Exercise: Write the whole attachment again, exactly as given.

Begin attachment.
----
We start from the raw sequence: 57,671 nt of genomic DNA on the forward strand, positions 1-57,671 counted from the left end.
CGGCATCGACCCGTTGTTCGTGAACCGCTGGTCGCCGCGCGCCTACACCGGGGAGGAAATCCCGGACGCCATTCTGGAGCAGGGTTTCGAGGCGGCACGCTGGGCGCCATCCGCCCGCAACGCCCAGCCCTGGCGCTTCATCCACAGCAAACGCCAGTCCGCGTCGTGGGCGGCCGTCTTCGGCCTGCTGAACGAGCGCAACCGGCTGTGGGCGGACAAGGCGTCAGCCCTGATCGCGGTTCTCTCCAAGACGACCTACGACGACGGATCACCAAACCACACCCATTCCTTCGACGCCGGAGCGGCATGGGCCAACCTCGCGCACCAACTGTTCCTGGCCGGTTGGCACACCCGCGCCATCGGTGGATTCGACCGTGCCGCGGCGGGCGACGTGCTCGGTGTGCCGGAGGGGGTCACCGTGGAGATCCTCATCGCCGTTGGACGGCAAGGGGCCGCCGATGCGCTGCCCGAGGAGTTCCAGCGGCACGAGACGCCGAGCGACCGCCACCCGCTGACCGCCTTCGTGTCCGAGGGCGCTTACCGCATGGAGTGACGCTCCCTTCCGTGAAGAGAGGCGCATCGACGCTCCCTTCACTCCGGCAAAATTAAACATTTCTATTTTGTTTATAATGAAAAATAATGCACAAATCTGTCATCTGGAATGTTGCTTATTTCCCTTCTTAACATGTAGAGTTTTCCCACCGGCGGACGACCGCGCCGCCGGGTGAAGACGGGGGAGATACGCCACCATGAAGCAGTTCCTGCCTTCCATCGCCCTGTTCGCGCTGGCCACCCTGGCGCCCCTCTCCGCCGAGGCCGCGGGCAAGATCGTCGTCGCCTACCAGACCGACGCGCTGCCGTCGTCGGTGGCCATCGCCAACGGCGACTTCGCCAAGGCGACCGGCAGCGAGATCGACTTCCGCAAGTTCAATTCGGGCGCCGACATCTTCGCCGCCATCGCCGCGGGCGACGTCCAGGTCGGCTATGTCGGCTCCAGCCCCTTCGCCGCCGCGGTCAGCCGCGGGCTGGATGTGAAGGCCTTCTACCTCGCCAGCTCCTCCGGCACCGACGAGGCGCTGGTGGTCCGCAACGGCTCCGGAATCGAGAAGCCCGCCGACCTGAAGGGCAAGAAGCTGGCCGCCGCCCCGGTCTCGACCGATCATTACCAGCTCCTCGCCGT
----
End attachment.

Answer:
We start from the raw sequence: 57,671 nt of genomic DNA on the forward strand, positions 1-57,671 counted from the left end.
CGGCATCGACCCGTTGTTCGTGAACCGCTGGTCGCCGCGCGCCTACACCGGGGAGGAAATCCCGGACGCCATTCTGGAGCAGGGTTTCGAGGCGGCACGCTGGGCGCCATCCGCCCGCAACGCCCAGCCCTGGCGCTTCATCCACAGCAAACGCCAGTCCGCGTCGTGGGCGGCCGTCTTCGGCCTGCTGAACGAGCGCAACCGGCTGTGGGCGGACAAGGCGTCAGCCCTGATCGCGGTTCTCTCCAAGACGACCTACGACGACGGATCACCAAACCACACCCATTCCTTCGACGCCGGAGCGGCATGGGCCAACCTCGCGCACCAACTGTTCCTGGCCGGTTGGCACACCCGCGCCATCGGTGGATTCGACCGTGCCGCGGCGGGCGACGTGCTCGGTGTGCCGGAGGGGGTCACCGTGGAGATCCTCATCGCCGTTGGACGGCAAGGGGCCGCCGATGCGCTGCCCGAGGAGTTCCAGCGGCACGAGACGCCGAGCGACCGCCACCCGCTGACCGCCTTCGTGTCCGAGGGCGCTTACCGCATGGAGTGACGCTCCCTTCCGTGAAGAGAGGCGCATCGACGCTCCCTTCACTCCGGCAAAATTAAACATTTCTATTTTGTTTATAATGAAAAATAATGCACAAATCTGTCATCTGGAATGTTGCTTATTTCCCTTCTTAACATGTAGAGTTTTCCCACCGGCGGACGACCGCGCCGCCGGGTGAAGACGGGGGAGATACGCCACCATGAAGCAGTTCCTGCCTTCCATCGCCCTGTTCGCGCTGGCCACCCTGGCGCCCCTCTCCGCCGAGGCCGCGGGCAAGATCGTCGTCGCCTACCAGACCGACGCGCTGCCGTCGTCGGTGGCCATCGCCAACGGCGACTTCGCCAAGGCGACCGGCAGCGAGATCGACTTCCGCAAGTTCAATTCGGGCGCCGACATCTTCGCCGCCATCGCCGCGGGCGACGTCCAGGTCGGCTATGTCGGCTCCAGCCCCTTCGCCGCCGCGGTCAGCCGCGGGCTGGATGTGAAGGCCTTCTACCTCGCCAGCTCCTCCGGCACCGACGAGGCGCTGGTGGTCCGCAACGGCTCCGGAATCGAGAAGCCCGCCGACCTGAAGGGCAAGAAGCTGGCCGCCGCCCCGGTCTCGACCGATCATTACCAGCTCCTCGCCGT